The Invincible Ironman: Tony Stark is a pretty compelling dude. He is simultaneously gifted and deeply flawed; a normal human and a prosthetically enhanced superhero; and a genuinely good person who is kind of a dick. In Invincible Ironman you get a fully realized Tony Stark trying to invent a better world in the face of financial ruin, organized opposition, and his own inherent weaknesses. It’s quintessentially what I want from an Ironman comic. It also doesn’t hurt that the thematic core of Ironman as a character is about relating to technology which is pretty central to modern life. I’m a huge fan of the book’s writer Matt Fraction who just finds the right narrative tone for this book and Tony Stark (and genrally just kills it). Add to that a consistent art team of Salvador Larroca and Frank D’Armata, who, despite some distracting ticks4, render the hell out of fighting robot suits and technology. Great character, great story, great creators.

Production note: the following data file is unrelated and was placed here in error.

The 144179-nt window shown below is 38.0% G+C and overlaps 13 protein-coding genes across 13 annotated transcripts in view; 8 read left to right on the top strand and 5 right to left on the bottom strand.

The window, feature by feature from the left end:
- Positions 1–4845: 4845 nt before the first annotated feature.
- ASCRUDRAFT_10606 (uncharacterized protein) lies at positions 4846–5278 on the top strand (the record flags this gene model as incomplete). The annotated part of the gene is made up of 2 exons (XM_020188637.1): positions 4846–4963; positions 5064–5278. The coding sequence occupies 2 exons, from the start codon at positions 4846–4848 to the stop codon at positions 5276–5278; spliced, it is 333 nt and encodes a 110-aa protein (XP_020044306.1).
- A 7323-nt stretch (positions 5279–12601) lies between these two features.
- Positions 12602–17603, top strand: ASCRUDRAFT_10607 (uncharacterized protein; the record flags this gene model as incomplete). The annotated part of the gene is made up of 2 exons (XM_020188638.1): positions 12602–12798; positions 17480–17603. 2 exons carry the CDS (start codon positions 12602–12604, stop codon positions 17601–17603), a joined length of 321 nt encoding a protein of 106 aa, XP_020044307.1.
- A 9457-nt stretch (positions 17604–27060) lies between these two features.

Winter Soldier: This one is a case of creative consistency. Winter soldier, aka Bucky Barnes, aka temporary-replacement-Captain America, has had a story arch in progress since I started reading comics again as an adult. I’m pretty invested in the character and the events surrounding him (he is clandestinely trying to stop the sins of his past from starting a world war) and since Captain America is currently fighting dream-Hydra (or something) this book also fills my Captain America fix (which is the book it spun out of).5 Add to this the very talented creative team of writer Ed Brubaker (who has been writing this character for basically a decade), penciller Butch Guice, and colourist Bettie Breitweiser you get this terrific (and consistent!) noir espionage thriller as viewed through a snowstorm of whitenoise in a comic book universe… which is pretty damn cool.